Cubital tunnel syndrome, or ulnar nerve entrapment, is diagnosed when doctors believe that your ulnar nerve in being compressed and/or inflammed at the inside of your elbow.
Cubital Tunnel Syndrome is typically treated with:
- A split, wrap or brace.
- Nonsteroidal anti-inflammatory drugs (NSAIDs)
- Physical therapy
A June 2022 study (1) from the University of Western Ontario Roth|McFarlane Hand and Upper Limb Center writes: “Mild cases (of Cubital Tunnel Syndrome) can be successfully treated conservatively, aiming to reduce traction (a pull or stretching) and compression on the nerve. Surgical management of cubital tunnel syndrome is increasing in frequency. Multiple surgical options exist ranging from simple decompression to decompression and anterior transposition of the nerve. There is no preferred surgical technique.”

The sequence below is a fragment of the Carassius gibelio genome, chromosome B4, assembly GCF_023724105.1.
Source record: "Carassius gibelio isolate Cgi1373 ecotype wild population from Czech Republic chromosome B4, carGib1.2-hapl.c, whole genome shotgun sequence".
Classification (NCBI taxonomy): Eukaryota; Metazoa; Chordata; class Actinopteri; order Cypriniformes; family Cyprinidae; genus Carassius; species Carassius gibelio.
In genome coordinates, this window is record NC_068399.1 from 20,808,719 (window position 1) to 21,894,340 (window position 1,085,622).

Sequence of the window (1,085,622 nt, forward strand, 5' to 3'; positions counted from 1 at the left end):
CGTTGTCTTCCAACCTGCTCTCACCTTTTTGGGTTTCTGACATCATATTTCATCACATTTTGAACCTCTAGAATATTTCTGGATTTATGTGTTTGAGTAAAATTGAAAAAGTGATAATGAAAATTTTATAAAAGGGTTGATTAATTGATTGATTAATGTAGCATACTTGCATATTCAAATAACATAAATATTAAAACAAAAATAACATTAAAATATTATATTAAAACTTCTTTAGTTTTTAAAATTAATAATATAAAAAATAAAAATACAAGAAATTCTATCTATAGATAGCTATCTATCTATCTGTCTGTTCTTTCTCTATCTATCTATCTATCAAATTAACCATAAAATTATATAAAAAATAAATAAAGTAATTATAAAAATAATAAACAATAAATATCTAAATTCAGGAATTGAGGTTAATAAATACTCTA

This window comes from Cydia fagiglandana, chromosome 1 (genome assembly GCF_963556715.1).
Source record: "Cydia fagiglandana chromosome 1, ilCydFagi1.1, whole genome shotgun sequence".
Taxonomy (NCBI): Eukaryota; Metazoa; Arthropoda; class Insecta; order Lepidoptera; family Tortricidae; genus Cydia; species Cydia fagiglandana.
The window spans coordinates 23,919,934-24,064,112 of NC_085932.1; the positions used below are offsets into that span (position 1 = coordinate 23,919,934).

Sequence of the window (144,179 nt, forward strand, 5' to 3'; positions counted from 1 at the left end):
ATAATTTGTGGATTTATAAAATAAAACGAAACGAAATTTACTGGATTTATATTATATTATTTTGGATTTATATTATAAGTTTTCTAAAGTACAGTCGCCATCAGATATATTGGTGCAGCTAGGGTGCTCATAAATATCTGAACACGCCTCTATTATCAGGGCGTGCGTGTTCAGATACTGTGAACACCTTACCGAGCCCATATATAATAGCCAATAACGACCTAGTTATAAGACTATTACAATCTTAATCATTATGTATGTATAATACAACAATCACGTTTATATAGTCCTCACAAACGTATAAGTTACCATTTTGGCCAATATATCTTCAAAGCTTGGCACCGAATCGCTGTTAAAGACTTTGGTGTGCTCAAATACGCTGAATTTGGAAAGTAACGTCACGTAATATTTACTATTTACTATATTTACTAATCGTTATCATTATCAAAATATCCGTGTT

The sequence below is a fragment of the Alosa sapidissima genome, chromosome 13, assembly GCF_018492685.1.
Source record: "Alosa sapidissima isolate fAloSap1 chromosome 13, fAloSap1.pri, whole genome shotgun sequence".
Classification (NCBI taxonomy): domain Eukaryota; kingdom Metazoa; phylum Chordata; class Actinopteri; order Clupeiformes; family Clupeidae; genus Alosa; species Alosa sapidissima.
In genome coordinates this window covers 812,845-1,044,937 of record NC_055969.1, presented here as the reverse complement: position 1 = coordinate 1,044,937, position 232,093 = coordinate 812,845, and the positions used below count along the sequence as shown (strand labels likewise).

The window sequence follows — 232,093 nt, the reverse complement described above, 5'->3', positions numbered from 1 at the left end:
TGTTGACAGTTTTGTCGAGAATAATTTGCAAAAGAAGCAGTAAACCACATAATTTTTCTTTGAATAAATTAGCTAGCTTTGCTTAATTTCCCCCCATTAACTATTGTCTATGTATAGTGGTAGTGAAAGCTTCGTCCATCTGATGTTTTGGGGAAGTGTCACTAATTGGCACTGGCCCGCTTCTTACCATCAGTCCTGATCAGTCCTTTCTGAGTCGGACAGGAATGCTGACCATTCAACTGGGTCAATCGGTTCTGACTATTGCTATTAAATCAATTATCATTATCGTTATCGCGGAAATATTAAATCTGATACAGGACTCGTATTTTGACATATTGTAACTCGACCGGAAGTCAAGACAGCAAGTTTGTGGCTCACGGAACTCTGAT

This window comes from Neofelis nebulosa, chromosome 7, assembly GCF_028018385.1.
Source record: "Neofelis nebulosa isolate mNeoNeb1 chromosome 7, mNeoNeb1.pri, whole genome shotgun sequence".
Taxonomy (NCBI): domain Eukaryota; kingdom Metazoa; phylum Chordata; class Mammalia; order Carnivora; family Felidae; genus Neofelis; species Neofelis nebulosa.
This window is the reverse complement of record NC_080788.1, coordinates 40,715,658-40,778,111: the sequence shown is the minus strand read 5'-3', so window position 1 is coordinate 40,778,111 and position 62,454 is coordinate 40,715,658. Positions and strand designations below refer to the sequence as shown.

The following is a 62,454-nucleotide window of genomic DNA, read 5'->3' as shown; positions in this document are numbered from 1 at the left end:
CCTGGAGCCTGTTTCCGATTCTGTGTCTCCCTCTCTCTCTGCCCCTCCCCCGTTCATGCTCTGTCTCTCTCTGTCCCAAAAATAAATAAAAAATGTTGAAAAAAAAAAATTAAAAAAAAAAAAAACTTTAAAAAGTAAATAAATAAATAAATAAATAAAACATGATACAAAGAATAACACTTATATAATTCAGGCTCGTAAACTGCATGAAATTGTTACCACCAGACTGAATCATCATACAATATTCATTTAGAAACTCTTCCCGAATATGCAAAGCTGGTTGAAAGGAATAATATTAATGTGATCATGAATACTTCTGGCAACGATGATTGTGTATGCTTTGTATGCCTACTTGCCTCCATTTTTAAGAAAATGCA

Another June 2022 study (2) agrees on the surgery aspect: “Studies have demonstrated no difference in outcome between surgical techniques.” They add that surgery that leaves more of the ulnar nerves in place would help the nerve recover best, provided it is stable and not compressed within the cubital tunnel.
Also from June 2022 (3), researchers did find that you could move the nerve. They write: “Decompression and anterior transposition of the ulnar nerve exerted significant therapeutic effects on moderate-to-severe osteoarthritis-induced Cubital Tunnel Syndrome.”
1 Ferguson DP, Grewal R. Cubital Tunnel Syndrome: Review of Diagnosis and Management. Handchirurgie· Mikrochirurgie· Plastische Chirurgie. 2022 Jun;54(03):253-62.
2 Wollstein R, Carlson L, Esmaeili E, Kramer A, Watson HK. An Approach to Surgery for Cubital Tunnel Syndrome: A Pilot Series. Bulletin of the NYU Hospital for Joint Diseases. 2022 Apr 1;80(2):209-12.
3 Liu Z, Zhang D. Clinical efficacy of decompression and anterior transposition of the ulnar nerve in osteoarthritis-induced cubital tunnel syndrome and influencing factors. Hand Surgery and Rehabilitation. 2022 Jun 1;41(3):370-6.